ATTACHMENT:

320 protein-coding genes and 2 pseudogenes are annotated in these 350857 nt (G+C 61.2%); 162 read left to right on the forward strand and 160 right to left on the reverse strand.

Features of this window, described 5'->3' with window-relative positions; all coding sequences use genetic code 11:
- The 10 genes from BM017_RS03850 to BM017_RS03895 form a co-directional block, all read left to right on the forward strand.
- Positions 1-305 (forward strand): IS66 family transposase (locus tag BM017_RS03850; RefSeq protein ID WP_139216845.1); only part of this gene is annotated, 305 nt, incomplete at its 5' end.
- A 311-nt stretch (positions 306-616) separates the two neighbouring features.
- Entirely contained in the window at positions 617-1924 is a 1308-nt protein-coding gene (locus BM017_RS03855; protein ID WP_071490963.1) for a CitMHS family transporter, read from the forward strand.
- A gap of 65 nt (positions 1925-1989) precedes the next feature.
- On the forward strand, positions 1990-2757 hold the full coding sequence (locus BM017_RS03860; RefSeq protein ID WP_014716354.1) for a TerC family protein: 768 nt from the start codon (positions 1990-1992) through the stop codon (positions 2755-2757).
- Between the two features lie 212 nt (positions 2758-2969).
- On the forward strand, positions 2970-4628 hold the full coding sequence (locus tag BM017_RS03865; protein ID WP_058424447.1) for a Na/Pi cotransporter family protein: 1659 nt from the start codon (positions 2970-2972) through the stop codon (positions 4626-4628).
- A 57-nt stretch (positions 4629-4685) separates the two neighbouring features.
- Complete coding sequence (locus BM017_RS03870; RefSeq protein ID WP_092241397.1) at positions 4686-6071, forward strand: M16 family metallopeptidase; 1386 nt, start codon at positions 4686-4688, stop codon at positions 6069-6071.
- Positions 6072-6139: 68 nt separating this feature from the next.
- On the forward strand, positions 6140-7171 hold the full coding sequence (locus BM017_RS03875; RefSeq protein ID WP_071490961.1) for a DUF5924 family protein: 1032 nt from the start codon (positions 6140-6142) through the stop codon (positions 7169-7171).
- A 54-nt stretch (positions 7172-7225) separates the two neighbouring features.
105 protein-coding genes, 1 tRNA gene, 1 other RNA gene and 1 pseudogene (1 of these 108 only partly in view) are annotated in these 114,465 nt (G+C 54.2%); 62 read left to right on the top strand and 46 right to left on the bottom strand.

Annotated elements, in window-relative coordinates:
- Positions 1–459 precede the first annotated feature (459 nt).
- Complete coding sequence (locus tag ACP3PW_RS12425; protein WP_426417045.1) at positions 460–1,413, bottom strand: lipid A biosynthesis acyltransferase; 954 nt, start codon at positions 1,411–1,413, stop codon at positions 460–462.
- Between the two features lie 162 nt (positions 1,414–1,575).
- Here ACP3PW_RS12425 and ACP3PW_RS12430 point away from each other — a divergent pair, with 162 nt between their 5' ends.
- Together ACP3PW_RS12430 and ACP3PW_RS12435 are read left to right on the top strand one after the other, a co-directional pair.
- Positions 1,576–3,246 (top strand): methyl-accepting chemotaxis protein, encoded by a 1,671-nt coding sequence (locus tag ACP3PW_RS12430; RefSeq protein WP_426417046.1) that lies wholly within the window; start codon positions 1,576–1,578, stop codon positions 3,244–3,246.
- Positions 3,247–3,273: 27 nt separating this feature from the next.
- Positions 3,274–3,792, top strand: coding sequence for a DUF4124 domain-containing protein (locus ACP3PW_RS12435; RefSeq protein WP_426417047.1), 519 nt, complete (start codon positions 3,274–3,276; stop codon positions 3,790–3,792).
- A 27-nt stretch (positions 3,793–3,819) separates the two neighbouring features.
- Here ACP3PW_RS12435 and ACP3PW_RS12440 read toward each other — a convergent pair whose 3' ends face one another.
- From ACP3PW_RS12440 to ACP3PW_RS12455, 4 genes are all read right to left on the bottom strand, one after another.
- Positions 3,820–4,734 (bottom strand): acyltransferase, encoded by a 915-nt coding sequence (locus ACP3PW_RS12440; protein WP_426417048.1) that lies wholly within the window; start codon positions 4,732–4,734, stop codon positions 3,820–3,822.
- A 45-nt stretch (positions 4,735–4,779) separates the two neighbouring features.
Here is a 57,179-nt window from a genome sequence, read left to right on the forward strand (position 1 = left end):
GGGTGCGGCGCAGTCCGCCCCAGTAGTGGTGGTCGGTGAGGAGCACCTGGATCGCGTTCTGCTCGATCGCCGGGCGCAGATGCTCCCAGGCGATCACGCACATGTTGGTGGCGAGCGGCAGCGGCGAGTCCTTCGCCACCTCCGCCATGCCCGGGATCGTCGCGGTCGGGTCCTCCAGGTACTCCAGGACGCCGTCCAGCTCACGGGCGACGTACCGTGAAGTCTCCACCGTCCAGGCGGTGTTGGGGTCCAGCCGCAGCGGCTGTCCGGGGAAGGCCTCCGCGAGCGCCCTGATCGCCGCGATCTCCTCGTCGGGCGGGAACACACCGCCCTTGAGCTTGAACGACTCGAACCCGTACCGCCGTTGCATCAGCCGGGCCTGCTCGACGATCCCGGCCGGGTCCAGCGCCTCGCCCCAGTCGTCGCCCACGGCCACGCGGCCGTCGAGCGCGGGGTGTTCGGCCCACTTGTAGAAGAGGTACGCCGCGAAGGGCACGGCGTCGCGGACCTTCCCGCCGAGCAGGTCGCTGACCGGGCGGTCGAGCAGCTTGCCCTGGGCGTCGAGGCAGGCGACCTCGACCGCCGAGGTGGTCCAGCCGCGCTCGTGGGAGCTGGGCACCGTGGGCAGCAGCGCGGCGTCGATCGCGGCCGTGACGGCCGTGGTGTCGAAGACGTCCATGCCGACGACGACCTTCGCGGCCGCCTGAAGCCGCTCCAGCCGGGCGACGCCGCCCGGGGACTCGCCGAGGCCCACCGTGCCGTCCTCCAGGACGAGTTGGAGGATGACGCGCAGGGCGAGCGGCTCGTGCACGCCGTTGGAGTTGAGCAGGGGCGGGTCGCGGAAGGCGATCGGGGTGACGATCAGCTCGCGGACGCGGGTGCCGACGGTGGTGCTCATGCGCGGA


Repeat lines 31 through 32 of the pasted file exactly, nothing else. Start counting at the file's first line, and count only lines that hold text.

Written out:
Here is a 57,179-nt window from a genome sequence, read left to right on the forward strand (position 1 = left end):
GGGTGCGGCGCAGTCCGCCCCAGTAGTGGTGGTCGGTGAGGAGCACCTGGATCGCGTTCTGCTCGATCGCCGGGCGCAGATGCTCCCAGGCGATCACGCACATGTTGGTGGCGAGCGGCAGCGGCGAGTCCTTCGCCACCTCCGCCATGCCCGGGATCGTCGCGGTCGGGTCCTCCAGGTACTCCAGGACGCCGTCCAGCTCACGGGCGACGTACCGTGAAGTCTCCACCGTCCAGGCGGTGTTGGGGTCCAGCCGCAGCGGCTGTCCGGGGAAGGCCTCCGCGAGCGCCCTGATCGCCGCGATCTCCTCGTCGGGCGGGAACACACCGCCCTTGAGCTTGAACGACTCGAACCCGTACCGCCGTTGCATCAGCCGGGCCTGCTCGACGATCCCGGCCGGGTCCAGCGCCTCGCCCCAGTCGTCGCCCACGGCCACGCGGCCGTCGAGCGCGGGGTGTTCGGCCCACTTGTAGAAGAGGTACGCCGCGAAGGGCACGGCGTCGCGGACCTTCCCGCCGAGCAGGTCGCTGACCGGGCGGTCGAGCAGCTTGCCCTGGGCGTCGAGGCAGGCGACCTCGACCGCCGAGGTGGTCCAGCCGCGCTCGTGGGAGCTGGGCACCGTGGGCAGCAGCGCGGCGTCGATCGCGGCCGTGACGGCCGTGGTGTCGAAGACGTCCATGCCGACGACGACCTTCGCGGCCGCCTGAAGCCGCTCCAGCCGGGCGACGCCGCCCGGGGACTCGCCGAGGCCCACCGTGCCGTCCTCCAGGACGAGTTGGAGGATGACGCGCAGGGCGAGCGGCTCGTGCACGCCGTTGGAGTTGAGCAGGGGCGGGTCGCGGAAGGCGATCGGGGTGACGATCAGCTCGCGGACGCGGGTGCCGACGGTGGTGCTCATGCGCGGA